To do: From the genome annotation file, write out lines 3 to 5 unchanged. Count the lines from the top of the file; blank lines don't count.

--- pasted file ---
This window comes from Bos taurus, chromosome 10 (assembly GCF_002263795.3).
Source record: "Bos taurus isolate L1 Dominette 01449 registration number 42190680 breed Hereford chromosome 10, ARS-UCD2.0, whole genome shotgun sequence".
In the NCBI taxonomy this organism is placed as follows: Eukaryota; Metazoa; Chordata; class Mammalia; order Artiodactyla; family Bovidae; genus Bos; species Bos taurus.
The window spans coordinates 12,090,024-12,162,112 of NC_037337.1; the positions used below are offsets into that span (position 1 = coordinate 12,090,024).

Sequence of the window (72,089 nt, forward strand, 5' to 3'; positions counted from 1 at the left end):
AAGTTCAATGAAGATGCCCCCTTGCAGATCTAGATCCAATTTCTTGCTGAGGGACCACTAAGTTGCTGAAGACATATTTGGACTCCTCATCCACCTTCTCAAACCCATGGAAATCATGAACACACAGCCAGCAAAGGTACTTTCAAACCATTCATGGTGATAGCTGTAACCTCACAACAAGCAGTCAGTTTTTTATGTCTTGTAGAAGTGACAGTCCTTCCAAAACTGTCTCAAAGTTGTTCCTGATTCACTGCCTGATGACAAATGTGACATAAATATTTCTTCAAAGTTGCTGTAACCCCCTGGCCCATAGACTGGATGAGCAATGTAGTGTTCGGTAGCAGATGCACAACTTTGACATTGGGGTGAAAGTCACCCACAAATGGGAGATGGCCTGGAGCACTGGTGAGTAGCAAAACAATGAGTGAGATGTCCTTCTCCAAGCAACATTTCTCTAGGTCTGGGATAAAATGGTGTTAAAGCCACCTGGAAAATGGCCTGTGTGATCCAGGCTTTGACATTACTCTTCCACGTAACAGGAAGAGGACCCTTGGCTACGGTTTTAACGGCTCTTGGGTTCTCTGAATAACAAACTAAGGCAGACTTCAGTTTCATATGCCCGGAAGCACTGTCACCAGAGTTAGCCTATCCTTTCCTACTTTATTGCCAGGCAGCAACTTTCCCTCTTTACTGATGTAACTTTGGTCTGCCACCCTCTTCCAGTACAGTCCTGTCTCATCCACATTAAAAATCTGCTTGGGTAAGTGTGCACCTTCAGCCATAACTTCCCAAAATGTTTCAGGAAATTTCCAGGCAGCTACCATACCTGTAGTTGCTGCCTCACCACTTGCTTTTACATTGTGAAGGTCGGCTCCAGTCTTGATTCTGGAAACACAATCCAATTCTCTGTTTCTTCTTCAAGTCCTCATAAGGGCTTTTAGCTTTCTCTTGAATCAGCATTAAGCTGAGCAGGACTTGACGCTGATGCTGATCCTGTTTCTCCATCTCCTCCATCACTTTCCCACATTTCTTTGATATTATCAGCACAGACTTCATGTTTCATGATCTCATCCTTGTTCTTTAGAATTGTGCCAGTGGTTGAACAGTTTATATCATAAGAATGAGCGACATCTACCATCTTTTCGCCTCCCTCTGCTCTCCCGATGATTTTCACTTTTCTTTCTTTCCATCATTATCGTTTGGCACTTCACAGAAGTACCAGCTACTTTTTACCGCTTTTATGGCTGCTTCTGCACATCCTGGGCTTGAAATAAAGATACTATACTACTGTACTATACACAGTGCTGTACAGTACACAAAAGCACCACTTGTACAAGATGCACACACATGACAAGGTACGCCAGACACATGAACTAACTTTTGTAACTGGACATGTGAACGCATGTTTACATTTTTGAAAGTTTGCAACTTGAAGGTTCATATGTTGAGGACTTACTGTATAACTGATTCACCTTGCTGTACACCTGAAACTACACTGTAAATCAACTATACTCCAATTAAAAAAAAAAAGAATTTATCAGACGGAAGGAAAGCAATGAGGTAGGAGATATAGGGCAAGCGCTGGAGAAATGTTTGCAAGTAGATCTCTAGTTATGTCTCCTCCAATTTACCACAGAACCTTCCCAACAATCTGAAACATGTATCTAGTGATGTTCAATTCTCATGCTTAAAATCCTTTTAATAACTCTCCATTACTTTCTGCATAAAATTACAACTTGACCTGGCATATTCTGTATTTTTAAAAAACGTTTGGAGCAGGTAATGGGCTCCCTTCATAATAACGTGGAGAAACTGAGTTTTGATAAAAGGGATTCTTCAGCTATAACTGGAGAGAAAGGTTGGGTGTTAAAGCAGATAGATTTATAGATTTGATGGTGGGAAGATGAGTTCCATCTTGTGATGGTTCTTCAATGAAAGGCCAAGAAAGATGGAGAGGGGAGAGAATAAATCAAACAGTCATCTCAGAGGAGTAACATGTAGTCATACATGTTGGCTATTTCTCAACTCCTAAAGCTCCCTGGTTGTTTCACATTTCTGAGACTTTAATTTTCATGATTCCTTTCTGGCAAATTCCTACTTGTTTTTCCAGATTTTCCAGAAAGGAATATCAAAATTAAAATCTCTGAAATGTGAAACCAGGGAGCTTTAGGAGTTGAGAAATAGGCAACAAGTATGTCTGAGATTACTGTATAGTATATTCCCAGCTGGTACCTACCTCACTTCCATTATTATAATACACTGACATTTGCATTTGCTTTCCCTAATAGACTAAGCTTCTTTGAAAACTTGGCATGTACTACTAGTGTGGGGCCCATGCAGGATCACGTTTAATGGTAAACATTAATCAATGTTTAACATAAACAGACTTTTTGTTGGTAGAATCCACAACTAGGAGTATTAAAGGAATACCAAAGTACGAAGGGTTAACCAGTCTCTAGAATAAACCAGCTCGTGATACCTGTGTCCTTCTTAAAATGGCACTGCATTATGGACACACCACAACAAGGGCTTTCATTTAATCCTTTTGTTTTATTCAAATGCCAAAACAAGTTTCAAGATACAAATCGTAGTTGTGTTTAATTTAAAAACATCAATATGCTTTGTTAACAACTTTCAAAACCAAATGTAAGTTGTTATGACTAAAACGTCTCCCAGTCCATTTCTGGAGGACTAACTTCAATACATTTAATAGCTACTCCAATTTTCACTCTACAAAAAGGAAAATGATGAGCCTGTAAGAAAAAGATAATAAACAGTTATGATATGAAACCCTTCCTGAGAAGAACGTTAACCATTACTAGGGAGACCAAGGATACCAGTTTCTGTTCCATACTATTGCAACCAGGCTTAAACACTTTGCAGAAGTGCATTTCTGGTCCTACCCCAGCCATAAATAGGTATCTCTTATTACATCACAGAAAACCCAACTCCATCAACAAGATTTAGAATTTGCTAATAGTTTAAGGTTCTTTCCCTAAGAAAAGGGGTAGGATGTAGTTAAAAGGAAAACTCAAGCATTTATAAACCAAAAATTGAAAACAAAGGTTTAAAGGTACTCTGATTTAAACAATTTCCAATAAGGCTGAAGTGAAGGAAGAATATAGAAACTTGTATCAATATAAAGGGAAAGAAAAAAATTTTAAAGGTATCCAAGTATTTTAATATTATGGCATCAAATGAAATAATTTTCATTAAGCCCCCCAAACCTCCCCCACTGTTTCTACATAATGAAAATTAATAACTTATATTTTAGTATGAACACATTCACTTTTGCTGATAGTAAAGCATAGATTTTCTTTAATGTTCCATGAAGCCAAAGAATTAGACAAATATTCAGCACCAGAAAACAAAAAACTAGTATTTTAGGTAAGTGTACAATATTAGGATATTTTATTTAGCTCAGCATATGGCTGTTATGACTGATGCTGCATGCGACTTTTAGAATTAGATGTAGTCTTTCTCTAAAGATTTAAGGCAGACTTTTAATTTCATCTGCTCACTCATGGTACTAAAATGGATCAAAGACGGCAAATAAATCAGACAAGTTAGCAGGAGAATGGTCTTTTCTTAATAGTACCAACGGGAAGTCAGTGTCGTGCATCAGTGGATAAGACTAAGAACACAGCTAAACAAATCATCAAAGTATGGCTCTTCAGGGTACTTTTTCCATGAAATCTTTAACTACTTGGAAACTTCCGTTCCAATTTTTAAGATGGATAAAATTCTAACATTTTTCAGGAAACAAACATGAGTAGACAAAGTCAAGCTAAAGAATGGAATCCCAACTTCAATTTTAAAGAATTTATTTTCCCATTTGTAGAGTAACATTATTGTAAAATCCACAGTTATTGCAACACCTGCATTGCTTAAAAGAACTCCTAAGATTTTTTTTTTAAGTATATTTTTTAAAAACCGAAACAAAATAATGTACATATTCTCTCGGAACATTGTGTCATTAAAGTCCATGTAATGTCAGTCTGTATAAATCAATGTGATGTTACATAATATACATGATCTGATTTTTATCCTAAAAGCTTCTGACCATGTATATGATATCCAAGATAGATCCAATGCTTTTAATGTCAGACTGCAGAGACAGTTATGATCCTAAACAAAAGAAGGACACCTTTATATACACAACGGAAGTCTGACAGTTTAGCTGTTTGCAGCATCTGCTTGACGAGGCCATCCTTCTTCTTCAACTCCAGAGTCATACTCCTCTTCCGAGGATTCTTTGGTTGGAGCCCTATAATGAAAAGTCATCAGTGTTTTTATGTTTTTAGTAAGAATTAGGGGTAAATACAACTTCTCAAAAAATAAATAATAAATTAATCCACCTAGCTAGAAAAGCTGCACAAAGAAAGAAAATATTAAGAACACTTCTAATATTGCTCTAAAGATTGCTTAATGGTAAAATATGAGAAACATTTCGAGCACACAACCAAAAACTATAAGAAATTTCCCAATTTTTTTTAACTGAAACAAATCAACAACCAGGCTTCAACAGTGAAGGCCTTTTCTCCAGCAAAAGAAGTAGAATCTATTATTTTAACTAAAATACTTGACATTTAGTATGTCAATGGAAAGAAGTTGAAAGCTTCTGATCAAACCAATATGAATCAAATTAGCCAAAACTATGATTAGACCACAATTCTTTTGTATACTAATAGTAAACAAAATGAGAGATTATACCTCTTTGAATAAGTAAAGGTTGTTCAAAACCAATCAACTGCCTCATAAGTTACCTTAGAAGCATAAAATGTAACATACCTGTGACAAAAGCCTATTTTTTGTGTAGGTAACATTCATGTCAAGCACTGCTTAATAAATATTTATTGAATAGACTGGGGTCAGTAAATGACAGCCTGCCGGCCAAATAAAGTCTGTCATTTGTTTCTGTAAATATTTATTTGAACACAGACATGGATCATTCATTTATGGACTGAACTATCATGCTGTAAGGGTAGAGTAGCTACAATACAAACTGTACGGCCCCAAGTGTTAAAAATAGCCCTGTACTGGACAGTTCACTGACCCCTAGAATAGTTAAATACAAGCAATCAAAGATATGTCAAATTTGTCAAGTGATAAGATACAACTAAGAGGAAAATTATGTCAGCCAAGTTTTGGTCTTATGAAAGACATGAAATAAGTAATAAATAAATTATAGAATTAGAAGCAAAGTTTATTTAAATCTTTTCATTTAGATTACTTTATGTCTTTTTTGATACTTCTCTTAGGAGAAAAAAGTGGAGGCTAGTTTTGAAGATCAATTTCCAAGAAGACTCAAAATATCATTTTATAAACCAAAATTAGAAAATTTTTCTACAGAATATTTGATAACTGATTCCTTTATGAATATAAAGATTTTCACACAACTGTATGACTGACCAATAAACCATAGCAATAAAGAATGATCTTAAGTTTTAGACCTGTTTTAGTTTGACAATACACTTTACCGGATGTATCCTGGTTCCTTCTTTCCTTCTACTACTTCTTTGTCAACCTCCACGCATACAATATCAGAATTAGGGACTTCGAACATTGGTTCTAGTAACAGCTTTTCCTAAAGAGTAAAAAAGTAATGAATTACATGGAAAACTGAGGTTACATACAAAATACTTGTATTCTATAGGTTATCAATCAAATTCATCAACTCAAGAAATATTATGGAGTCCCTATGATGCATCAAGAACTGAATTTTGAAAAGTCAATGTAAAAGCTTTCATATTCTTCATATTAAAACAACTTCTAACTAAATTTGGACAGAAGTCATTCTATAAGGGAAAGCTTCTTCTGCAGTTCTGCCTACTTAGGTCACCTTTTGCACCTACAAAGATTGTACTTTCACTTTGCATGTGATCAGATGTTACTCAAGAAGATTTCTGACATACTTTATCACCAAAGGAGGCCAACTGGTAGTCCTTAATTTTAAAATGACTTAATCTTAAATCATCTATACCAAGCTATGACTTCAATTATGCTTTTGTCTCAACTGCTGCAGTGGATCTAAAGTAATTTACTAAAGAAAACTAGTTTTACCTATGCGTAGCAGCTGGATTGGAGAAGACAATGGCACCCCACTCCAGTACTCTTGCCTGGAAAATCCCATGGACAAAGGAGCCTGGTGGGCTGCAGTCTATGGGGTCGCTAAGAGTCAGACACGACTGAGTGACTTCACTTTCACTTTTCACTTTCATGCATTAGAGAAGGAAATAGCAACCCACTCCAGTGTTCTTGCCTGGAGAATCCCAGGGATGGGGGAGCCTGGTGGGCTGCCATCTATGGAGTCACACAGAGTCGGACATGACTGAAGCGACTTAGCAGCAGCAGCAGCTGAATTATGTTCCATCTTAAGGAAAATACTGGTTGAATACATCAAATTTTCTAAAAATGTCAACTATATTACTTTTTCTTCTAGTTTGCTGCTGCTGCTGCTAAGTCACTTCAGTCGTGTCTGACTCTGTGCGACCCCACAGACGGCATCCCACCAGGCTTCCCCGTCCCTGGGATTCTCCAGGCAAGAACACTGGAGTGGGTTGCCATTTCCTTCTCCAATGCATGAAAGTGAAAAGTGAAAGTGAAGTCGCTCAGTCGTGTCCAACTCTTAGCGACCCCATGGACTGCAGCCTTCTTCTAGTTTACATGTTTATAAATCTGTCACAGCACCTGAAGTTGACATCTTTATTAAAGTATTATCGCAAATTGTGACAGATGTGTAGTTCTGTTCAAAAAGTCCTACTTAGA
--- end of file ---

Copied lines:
In the NCBI taxonomy this organism is placed as follows: Eukaryota; Metazoa; Chordata; class Mammalia; order Artiodactyla; family Bovidae; genus Bos; species Bos taurus.
The window spans coordinates 12,090,024-12,162,112 of NC_037337.1; the positions used below are offsets into that span (position 1 = coordinate 12,090,024).

Sequence of the window (72,089 nt, forward strand, 5' to 3'; positions counted from 1 at the left end):